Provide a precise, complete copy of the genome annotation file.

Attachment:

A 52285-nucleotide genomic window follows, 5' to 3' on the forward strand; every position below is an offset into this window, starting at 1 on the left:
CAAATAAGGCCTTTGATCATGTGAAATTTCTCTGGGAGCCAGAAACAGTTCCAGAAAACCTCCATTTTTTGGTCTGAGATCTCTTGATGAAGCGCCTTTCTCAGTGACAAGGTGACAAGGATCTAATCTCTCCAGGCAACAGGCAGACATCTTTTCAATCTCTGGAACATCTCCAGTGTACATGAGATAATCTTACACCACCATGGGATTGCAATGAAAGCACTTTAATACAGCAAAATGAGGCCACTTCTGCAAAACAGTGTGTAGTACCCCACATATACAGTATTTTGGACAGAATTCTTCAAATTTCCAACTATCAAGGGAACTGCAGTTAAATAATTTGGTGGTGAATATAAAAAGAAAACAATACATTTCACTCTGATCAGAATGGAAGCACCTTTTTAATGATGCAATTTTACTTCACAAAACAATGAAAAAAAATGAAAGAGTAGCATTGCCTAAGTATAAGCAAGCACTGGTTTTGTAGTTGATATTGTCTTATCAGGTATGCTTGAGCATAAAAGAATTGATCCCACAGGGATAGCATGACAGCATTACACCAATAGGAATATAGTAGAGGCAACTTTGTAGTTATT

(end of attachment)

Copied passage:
A 52285-nucleotide genomic window follows, 5' to 3' on the forward strand; every position below is an offset into this window, starting at 1 on the left:
CAAATAAGGCCTTTGATCATGTGAAATTTCTCTGGGAGCCAGAAACAGTTCCAGAAAACCTCCATTTTTTGGTCTGAGATCTCTTGATGAAGCGCCTTTCTCAGTGACAAGGTGACAAGGATCTAATCTCTCCAGGCAACAGGCAGACATCTTTTCAATCTCTGGAACATCTCCAGTGTACATGAGATAATCTTACACCACCATGGGATTGCAATGAAAGCACTTTAATACAGCAAAATGAGGCCACTTCTGCAAAACAGTGTGTAGTACCCCACATATACAGTATTTTGGACAGAATTCTTCAAATTTCCAACTATCAAGGGAACTGCAGTTAAATAATTTGGTGGTGAATATAAAAAGAAAACAATACATTTCACTCTGATCAGAATGGAAGCACCTTTTTAATGATGCAATTTTACTTCACAAAACAATGAAAAAAAATGAAAGAGTAGCATTGCCTAAGTATAAGCAAGCACTGGTTTTGTAGTTGATATTGTCTTATCAGGTATGCTTGAGCATAAAAGAATTGATCCCACAGGGATAGCATGACAGCATTACACCAATAGGAATATAGTAGAGGCAACTTTGTAGTTATT